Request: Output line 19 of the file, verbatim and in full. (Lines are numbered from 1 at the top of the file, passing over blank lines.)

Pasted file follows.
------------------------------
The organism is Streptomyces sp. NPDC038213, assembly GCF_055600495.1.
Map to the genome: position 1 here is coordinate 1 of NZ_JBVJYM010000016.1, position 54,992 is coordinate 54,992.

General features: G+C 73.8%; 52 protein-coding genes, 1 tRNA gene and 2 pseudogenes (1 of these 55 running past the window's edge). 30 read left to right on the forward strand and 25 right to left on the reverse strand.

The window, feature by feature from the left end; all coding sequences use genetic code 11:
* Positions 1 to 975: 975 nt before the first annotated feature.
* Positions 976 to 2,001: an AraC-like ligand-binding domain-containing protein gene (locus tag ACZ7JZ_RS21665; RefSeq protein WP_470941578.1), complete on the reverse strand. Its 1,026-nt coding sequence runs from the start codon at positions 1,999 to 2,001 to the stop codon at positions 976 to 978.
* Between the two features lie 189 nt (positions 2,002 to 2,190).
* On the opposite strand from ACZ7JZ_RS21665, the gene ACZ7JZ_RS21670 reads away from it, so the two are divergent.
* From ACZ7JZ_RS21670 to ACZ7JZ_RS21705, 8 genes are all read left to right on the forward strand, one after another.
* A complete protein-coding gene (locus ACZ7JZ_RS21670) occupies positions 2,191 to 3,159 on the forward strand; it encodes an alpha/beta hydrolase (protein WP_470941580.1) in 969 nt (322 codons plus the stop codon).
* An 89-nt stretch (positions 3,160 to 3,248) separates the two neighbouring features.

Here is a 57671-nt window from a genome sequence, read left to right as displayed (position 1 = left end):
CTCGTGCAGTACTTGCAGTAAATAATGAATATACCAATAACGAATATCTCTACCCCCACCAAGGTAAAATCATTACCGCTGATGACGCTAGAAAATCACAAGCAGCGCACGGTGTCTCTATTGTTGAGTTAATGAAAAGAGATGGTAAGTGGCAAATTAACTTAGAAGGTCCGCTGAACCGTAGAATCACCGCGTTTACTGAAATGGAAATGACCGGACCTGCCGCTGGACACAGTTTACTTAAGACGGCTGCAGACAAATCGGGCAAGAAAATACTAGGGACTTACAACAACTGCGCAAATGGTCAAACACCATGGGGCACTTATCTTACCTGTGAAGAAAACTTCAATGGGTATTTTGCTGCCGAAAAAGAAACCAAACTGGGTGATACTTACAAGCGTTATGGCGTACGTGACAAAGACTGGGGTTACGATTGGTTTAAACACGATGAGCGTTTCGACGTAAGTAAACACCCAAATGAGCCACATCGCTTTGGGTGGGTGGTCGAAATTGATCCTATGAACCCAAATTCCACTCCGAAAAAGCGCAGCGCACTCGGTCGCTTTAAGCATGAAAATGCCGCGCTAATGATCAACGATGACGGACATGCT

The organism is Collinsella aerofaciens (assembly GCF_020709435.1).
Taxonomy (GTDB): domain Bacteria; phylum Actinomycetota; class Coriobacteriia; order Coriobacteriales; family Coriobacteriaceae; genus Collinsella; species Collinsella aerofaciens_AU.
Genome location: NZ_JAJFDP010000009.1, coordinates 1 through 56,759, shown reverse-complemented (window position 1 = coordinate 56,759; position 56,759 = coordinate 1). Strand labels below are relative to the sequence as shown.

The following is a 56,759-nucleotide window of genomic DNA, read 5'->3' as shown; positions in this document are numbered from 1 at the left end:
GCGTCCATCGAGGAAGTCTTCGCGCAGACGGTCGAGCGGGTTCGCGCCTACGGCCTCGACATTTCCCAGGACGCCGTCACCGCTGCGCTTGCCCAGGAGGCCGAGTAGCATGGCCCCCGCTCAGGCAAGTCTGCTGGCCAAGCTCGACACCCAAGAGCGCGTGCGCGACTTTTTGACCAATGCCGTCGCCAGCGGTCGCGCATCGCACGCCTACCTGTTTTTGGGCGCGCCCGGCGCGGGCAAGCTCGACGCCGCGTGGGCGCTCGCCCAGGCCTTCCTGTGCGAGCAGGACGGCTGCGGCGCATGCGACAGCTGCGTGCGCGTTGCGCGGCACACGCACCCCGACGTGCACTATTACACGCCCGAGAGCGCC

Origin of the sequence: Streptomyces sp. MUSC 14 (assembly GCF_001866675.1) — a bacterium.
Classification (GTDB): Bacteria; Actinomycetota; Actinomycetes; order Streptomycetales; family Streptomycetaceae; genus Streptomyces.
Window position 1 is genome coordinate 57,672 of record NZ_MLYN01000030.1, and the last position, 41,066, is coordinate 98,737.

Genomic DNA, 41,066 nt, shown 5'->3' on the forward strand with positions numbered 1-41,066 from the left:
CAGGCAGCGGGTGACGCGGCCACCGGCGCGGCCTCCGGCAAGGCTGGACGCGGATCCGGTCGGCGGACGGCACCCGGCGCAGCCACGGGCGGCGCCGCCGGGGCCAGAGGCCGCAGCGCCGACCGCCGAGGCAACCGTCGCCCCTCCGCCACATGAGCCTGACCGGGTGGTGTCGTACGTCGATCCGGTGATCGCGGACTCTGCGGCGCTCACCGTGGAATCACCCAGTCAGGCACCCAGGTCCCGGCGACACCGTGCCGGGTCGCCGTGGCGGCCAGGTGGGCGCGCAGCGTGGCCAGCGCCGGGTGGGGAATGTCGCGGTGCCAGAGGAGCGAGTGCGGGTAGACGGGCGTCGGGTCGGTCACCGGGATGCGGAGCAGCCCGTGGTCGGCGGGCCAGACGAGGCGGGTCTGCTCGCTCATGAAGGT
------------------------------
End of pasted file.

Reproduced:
Origin of the sequence: Streptomyces sp. MUSC 14 (assembly GCF_001866675.1) — a bacterium.